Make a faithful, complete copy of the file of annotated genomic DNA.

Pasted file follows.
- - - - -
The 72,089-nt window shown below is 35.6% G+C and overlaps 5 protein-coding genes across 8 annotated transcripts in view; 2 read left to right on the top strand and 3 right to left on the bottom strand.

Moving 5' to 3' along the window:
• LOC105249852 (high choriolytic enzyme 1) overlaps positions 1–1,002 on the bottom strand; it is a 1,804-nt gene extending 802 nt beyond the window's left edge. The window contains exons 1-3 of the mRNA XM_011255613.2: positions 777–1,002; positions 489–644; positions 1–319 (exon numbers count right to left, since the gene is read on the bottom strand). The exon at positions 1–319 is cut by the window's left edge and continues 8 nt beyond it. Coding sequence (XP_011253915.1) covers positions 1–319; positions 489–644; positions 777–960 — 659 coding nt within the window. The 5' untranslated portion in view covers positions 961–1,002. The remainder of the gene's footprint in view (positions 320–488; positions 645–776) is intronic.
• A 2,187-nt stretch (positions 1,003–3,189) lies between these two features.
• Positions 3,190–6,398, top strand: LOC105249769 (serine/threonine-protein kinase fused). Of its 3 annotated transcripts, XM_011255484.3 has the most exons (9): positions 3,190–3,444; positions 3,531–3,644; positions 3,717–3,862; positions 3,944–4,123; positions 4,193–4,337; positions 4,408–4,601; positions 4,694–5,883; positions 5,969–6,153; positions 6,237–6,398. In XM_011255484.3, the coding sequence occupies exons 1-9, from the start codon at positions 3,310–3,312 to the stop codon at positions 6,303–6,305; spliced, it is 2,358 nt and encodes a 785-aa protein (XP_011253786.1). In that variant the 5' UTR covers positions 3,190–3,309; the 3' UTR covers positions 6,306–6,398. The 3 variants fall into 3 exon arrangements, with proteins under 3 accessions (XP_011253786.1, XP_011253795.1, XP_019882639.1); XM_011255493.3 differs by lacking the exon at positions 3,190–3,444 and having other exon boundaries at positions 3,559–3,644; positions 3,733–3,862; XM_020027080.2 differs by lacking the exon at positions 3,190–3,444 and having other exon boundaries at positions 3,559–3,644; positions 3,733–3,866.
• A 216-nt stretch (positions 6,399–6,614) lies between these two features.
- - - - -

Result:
The 72,089-nt window shown below is 35.6% G+C and overlaps 5 protein-coding genes across 8 annotated transcripts in view; 2 read left to right on the top strand and 3 right to left on the bottom strand.

Moving 5' to 3' along the window:
• LOC105249852 (high choriolytic enzyme 1) overlaps positions 1–1,002 on the bottom strand; it is a 1,804-nt gene extending 802 nt beyond the window's left edge. The window contains exons 1-3 of the mRNA XM_011255613.2: positions 777–1,002; positions 489–644; positions 1–319 (exon numbers count right to left, since the gene is read on the bottom strand). The exon at positions 1–319 is cut by the window's left edge and continues 8 nt beyond it. Coding sequence (XP_011253915.1) covers positions 1–319; positions 489–644; positions 777–960 — 659 coding nt within the window. The 5' untranslated portion in view covers positions 961–1,002. The remainder of the gene's footprint in view (positions 320–488; positions 645–776) is intronic.
• A 2,187-nt stretch (positions 1,003–3,189) lies between these two features.
• Positions 3,190–6,398, top strand: LOC105249769 (serine/threonine-protein kinase fused). Of its 3 annotated transcripts, XM_011255484.3 has the most exons (9): positions 3,190–3,444; positions 3,531–3,644; positions 3,717–3,862; positions 3,944–4,123; positions 4,193–4,337; positions 4,408–4,601; positions 4,694–5,883; positions 5,969–6,153; positions 6,237–6,398. In XM_011255484.3, the coding sequence occupies exons 1-9, from the start codon at positions 3,310–3,312 to the stop codon at positions 6,303–6,305; spliced, it is 2,358 nt and encodes a 785-aa protein (XP_011253786.1). In that variant the 5' UTR covers positions 3,190–3,309; the 3' UTR covers positions 6,306–6,398. The 3 variants fall into 3 exon arrangements, with proteins under 3 accessions (XP_011253786.1, XP_011253795.1, XP_019882639.1); XM_011255493.3 differs by lacking the exon at positions 3,190–3,444 and having other exon boundaries at positions 3,559–3,644; positions 3,733–3,862; XM_020027080.2 differs by lacking the exon at positions 3,190–3,444 and having other exon boundaries at positions 3,559–3,644; positions 3,733–3,866.
• A 216-nt stretch (positions 6,399–6,614) lies between these two features.